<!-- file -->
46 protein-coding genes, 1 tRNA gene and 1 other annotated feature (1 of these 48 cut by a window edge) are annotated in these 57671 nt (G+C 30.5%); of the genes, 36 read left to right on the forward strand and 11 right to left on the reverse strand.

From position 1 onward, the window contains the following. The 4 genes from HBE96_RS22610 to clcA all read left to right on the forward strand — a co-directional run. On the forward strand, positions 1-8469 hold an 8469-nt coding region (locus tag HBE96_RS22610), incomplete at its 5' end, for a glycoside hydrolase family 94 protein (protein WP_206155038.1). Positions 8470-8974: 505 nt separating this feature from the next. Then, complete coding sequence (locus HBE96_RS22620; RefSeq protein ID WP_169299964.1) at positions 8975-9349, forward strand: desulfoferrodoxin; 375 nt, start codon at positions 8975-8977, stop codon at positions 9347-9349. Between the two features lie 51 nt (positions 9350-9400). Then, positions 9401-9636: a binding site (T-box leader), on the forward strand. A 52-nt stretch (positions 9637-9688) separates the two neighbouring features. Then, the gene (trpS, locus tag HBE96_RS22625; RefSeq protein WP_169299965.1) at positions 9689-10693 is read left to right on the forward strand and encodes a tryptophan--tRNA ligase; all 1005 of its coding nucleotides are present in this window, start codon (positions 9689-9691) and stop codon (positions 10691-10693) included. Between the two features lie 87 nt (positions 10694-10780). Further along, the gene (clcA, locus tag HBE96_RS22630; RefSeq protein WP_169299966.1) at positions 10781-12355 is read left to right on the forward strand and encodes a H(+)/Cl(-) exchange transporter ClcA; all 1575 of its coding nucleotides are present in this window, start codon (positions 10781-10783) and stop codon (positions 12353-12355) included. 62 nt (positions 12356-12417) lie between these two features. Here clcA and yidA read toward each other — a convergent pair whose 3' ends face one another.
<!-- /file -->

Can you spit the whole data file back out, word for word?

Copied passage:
46 protein-coding genes, 1 tRNA gene and 1 other annotated feature (1 of these 48 cut by a window edge) are annotated in these 57671 nt (G+C 30.5%); of the genes, 36 read left to right on the forward strand and 11 right to left on the reverse strand.

From position 1 onward, the window contains the following. The 4 genes from HBE96_RS22610 to clcA all read left to right on the forward strand — a co-directional run. On the forward strand, positions 1-8469 hold an 8469-nt coding region (locus tag HBE96_RS22610), incomplete at its 5' end, for a glycoside hydrolase family 94 protein (protein WP_206155038.1). Positions 8470-8974: 505 nt separating this feature from the next. Then, complete coding sequence (locus HBE96_RS22620; RefSeq protein ID WP_169299964.1) at positions 8975-9349, forward strand: desulfoferrodoxin; 375 nt, start codon at positions 8975-8977, stop codon at positions 9347-9349. Between the two features lie 51 nt (positions 9350-9400). Then, positions 9401-9636: a binding site (T-box leader), on the forward strand. A 52-nt stretch (positions 9637-9688) separates the two neighbouring features. Then, the gene (trpS, locus tag HBE96_RS22625; RefSeq protein WP_169299965.1) at positions 9689-10693 is read left to right on the forward strand and encodes a tryptophan--tRNA ligase; all 1005 of its coding nucleotides are present in this window, start codon (positions 9689-9691) and stop codon (positions 10691-10693) included. Between the two features lie 87 nt (positions 10694-10780). Further along, the gene (clcA, locus tag HBE96_RS22630; RefSeq protein WP_169299966.1) at positions 10781-12355 is read left to right on the forward strand and encodes a H(+)/Cl(-) exchange transporter ClcA; all 1575 of its coding nucleotides are present in this window, start codon (positions 10781-10783) and stop codon (positions 12353-12355) included. 62 nt (positions 12356-12417) lie between these two features. Here clcA and yidA read toward each other — a convergent pair whose 3' ends face one another.